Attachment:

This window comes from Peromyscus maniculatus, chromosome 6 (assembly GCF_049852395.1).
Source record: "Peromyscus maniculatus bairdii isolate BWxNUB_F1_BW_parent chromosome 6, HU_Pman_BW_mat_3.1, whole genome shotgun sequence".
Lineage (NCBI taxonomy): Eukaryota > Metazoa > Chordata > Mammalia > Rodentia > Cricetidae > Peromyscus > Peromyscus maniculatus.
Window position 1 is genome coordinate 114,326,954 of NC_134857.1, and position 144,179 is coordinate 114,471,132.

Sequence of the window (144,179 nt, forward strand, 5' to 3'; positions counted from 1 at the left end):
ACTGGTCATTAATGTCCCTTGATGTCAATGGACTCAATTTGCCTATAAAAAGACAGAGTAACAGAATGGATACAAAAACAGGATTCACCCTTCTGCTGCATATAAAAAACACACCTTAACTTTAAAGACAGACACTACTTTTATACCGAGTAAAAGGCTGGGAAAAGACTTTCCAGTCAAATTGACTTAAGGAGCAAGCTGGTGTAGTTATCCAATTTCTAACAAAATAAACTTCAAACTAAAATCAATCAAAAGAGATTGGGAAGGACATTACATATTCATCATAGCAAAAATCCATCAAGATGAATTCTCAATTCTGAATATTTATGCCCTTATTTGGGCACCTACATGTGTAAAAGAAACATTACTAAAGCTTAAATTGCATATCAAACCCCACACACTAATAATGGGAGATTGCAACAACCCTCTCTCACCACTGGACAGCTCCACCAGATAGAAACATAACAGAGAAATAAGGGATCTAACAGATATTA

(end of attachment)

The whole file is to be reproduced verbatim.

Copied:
This window comes from Peromyscus maniculatus, chromosome 6 (assembly GCF_049852395.1).
Source record: "Peromyscus maniculatus bairdii isolate BWxNUB_F1_BW_parent chromosome 6, HU_Pman_BW_mat_3.1, whole genome shotgun sequence".
Lineage (NCBI taxonomy): Eukaryota > Metazoa > Chordata > Mammalia > Rodentia > Cricetidae > Peromyscus > Peromyscus maniculatus.
Window position 1 is genome coordinate 114,326,954 of NC_134857.1, and position 144,179 is coordinate 114,471,132.

Sequence of the window (144,179 nt, forward strand, 5' to 3'; positions counted from 1 at the left end):
ACTGGTCATTAATGTCCCTTGATGTCAATGGACTCAATTTGCCTATAAAAAGACAGAGTAACAGAATGGATACAAAAACAGGATTCACCCTTCTGCTGCATATAAAAAACACACCTTAACTTTAAAGACAGACACTACTTTTATACCGAGTAAAAGGCTGGGAAAAGACTTTCCAGTCAAATTGACTTAAGGAGCAAGCTGGTGTAGTTATCCAATTTCTAACAAAATAAACTTCAAACTAAAATCAATCAAAAGAGATTGGGAAGGACATTACATATTCATCATAGCAAAAATCCATCAAGATGAATTCTCAATTCTGAATATTTATGCCCTTATTTGGGCACCTACATGTGTAAAAGAAACATTACTAAAGCTTAAATTGCATATCAAACCCCACACACTAATAATGGGAGATTGCAACAACCCTCTCTCACCACTGGACAGCTCCACCAGATAGAAACATAACAGAGAAATAAGGGATCTAACAGATATTA